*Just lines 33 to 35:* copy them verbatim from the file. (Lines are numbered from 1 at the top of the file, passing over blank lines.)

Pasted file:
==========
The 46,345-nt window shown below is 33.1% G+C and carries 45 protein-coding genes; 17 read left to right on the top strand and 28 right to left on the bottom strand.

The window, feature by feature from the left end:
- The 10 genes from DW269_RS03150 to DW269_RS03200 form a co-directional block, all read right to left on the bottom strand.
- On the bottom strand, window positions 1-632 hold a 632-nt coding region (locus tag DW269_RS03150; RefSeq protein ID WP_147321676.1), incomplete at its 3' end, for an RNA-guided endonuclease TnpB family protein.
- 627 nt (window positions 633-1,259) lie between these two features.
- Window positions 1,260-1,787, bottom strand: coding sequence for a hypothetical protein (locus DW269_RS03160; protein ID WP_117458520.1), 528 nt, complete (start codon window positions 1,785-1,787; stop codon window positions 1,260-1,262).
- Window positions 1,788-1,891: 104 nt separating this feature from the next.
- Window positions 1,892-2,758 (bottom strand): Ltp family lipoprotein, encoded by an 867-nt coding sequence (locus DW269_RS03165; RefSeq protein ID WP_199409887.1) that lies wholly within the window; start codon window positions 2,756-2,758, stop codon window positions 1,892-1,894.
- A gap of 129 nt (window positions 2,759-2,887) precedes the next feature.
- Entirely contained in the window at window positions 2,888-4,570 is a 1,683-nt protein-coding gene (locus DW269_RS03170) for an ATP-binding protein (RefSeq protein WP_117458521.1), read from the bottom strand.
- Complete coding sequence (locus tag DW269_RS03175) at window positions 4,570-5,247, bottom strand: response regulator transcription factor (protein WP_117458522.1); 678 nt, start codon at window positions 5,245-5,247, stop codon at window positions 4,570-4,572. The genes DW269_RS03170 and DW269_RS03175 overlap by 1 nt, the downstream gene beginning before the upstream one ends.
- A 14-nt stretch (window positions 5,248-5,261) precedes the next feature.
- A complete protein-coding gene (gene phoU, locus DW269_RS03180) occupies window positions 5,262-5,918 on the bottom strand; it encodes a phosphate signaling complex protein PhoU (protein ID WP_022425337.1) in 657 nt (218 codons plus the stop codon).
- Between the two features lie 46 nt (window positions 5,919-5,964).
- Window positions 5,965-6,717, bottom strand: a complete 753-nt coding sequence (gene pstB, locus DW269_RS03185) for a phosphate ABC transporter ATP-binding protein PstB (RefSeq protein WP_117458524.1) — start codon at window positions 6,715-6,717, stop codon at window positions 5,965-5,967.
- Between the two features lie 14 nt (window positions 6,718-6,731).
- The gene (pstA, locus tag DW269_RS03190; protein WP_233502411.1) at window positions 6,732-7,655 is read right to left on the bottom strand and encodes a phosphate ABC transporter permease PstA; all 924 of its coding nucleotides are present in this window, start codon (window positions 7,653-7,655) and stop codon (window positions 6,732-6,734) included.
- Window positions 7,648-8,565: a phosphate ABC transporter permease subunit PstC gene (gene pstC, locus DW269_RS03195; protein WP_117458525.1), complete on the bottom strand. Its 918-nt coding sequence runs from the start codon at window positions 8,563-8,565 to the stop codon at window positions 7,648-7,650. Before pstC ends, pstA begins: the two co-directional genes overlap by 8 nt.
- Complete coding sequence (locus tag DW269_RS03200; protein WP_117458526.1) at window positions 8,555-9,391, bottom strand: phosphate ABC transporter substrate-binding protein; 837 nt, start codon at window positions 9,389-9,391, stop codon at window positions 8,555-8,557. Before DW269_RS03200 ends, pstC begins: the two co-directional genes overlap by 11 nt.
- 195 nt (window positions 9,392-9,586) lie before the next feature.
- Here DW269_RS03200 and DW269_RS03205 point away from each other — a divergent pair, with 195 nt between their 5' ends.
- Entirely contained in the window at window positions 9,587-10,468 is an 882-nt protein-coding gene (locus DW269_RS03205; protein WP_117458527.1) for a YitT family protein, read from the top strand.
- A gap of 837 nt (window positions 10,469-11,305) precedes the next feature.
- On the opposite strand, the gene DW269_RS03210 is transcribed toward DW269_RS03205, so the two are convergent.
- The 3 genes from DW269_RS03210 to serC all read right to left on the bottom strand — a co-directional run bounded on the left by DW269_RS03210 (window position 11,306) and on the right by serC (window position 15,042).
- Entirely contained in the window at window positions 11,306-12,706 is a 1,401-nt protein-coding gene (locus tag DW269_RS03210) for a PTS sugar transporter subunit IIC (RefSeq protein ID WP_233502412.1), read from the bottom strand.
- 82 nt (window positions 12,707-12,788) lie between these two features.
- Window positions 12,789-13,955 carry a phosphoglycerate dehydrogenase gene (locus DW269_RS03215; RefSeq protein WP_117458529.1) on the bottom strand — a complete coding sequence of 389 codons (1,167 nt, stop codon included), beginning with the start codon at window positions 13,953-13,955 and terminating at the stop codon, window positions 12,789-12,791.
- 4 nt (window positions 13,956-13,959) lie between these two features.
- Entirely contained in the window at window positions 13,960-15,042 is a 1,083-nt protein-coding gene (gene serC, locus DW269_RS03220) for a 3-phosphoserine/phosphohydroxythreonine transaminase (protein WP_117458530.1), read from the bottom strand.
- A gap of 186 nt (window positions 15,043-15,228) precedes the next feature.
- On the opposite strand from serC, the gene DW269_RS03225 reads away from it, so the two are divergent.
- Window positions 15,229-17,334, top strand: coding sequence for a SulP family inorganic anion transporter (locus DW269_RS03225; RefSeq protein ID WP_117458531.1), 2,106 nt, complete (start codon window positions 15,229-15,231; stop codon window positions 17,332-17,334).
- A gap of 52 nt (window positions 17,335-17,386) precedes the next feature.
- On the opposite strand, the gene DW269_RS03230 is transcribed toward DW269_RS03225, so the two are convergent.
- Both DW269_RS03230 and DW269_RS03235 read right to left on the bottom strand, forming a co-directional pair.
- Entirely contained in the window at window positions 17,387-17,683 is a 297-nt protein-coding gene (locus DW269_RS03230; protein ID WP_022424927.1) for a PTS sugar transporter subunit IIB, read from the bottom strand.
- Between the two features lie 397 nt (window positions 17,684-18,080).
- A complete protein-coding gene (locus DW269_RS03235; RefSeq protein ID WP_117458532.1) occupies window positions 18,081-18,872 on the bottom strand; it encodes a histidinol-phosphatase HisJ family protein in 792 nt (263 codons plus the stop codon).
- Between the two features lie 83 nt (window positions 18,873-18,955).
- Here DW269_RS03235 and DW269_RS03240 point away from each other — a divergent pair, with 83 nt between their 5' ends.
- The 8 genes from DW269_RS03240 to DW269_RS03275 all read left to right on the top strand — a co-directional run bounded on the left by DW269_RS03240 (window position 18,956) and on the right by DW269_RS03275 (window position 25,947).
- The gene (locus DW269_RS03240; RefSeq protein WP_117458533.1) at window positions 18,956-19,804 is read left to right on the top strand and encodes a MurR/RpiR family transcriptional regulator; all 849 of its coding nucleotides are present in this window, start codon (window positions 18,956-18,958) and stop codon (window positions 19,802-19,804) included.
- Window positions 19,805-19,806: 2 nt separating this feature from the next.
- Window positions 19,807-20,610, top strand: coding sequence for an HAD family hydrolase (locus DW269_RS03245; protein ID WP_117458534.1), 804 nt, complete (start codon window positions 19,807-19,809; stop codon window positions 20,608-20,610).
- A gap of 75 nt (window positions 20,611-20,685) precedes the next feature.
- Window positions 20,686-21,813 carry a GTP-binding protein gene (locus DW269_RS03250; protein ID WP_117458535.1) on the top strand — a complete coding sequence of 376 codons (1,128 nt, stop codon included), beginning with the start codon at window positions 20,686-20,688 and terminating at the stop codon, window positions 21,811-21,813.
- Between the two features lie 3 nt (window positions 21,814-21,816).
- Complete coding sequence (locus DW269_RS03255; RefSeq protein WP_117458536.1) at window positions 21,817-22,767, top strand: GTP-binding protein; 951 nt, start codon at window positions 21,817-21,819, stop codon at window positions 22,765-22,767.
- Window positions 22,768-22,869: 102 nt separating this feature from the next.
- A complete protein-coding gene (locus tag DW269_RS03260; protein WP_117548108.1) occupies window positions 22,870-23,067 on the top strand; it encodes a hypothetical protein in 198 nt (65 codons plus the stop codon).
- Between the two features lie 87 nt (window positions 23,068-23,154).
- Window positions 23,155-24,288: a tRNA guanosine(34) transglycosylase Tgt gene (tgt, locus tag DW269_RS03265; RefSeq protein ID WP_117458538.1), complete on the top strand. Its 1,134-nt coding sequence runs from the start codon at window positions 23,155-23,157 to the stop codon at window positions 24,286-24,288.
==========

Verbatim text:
- Window positions 15,229-17,334, top strand: coding sequence for a SulP family inorganic anion transporter (locus DW269_RS03225; RefSeq protein ID WP_117458531.1), 2,106 nt, complete (start codon window positions 15,229-15,231; stop codon window positions 17,332-17,334).
- A gap of 52 nt (window positions 17,335-17,386) precedes the next feature.
- On the opposite strand, the gene DW269_RS03230 is transcribed toward DW269_RS03225, so the two are convergent.